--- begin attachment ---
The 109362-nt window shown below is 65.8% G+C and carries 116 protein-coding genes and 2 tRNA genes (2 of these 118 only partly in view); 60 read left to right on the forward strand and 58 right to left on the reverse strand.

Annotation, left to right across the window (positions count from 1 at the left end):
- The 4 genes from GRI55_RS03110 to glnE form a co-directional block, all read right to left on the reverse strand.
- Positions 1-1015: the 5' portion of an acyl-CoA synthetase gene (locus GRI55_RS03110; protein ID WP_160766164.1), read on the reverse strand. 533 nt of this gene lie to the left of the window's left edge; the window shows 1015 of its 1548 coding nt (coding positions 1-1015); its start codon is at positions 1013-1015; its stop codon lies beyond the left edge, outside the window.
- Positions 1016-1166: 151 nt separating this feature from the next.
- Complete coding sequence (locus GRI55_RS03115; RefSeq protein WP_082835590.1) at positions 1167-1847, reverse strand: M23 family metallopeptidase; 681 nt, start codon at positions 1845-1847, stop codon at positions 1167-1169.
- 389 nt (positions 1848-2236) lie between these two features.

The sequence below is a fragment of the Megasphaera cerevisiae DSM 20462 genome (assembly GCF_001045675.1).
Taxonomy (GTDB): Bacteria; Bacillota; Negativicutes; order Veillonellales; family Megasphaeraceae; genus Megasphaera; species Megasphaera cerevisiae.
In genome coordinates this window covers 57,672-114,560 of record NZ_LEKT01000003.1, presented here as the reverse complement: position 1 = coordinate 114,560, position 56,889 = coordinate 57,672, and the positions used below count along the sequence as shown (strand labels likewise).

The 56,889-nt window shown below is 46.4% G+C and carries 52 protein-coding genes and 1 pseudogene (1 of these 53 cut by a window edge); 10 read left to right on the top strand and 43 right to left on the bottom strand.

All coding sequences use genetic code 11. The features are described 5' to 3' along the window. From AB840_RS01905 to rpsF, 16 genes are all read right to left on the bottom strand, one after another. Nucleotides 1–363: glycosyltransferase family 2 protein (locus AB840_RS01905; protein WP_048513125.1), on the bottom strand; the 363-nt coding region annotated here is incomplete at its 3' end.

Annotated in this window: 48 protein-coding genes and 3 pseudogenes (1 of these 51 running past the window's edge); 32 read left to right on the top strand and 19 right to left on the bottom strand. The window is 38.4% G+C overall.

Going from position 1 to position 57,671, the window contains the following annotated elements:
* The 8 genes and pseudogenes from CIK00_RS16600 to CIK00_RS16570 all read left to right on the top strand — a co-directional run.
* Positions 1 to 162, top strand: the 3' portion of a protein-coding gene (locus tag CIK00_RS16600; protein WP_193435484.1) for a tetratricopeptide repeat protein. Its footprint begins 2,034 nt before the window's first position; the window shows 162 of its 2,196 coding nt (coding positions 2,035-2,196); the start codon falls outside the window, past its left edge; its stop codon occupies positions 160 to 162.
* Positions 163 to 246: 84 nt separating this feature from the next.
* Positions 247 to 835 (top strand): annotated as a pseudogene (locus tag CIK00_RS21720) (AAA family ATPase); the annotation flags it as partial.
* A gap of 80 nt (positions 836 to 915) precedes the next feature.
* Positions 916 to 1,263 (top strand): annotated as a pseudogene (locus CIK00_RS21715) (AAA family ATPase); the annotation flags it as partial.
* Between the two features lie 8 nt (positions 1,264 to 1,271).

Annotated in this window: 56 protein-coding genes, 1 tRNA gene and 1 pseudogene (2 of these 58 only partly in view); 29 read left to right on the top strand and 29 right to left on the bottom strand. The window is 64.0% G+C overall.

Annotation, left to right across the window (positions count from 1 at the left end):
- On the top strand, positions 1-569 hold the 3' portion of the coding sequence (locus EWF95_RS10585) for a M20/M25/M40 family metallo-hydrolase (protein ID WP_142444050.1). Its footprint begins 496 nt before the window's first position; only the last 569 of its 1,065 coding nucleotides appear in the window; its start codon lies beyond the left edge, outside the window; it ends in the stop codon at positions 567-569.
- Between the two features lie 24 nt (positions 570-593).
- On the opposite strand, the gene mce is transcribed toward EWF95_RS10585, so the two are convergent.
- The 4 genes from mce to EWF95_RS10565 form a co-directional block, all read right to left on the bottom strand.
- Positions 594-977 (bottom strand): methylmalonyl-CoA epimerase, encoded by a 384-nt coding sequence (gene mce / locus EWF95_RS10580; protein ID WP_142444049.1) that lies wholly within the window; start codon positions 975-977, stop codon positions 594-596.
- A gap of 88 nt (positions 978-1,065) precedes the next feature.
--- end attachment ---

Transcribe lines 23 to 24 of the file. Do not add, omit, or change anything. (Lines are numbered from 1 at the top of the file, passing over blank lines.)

Annotation, left to right across the window (positions count from 1 at the left end):
- On the top strand, positions 1-569 hold the 3' portion of the coding sequence (locus EWF95_RS10585) for a M20/M25/M40 family metallo-hydrolase (protein ID WP_142444050.1). Its footprint begins 496 nt before the window's first position; only the last 569 of its 1,065 coding nucleotides appear in the window; its start codon lies beyond the left edge, outside the window; it ends in the stop codon at positions 567-569.